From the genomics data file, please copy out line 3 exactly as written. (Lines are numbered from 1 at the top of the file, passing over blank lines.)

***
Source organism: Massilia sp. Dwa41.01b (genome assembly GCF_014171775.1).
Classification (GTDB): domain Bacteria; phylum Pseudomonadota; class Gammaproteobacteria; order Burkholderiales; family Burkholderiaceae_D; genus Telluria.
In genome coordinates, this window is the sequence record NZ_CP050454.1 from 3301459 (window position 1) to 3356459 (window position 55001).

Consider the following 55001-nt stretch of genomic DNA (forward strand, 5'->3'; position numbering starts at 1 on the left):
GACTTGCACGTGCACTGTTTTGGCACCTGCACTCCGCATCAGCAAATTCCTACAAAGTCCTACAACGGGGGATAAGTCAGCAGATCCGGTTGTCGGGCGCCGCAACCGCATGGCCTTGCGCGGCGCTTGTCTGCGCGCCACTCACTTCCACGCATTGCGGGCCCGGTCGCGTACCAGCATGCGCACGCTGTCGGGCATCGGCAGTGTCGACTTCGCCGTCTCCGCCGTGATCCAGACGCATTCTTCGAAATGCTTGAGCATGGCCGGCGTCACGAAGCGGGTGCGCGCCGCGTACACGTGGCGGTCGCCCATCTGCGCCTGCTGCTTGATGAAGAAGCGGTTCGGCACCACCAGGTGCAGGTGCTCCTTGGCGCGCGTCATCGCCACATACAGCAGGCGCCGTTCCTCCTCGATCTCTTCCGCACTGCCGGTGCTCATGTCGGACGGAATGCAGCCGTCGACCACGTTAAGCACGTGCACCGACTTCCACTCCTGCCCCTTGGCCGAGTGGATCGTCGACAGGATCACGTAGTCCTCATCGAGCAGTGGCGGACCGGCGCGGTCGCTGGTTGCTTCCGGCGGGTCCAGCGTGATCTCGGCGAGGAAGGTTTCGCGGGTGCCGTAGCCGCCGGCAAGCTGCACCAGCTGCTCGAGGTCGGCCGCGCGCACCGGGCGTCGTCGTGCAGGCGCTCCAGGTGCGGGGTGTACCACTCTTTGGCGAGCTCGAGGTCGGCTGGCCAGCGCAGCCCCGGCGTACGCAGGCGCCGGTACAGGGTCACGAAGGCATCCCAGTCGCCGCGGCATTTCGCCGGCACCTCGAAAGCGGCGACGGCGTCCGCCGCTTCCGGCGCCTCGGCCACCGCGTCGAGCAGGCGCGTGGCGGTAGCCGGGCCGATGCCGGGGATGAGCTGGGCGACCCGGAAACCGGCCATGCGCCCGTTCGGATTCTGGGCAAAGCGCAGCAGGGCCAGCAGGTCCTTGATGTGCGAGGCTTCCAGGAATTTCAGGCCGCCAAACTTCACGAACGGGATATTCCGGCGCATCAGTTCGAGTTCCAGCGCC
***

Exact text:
In genome coordinates, this window is the sequence record NZ_CP050454.1 from 3301459 (window position 1) to 3356459 (window position 55001).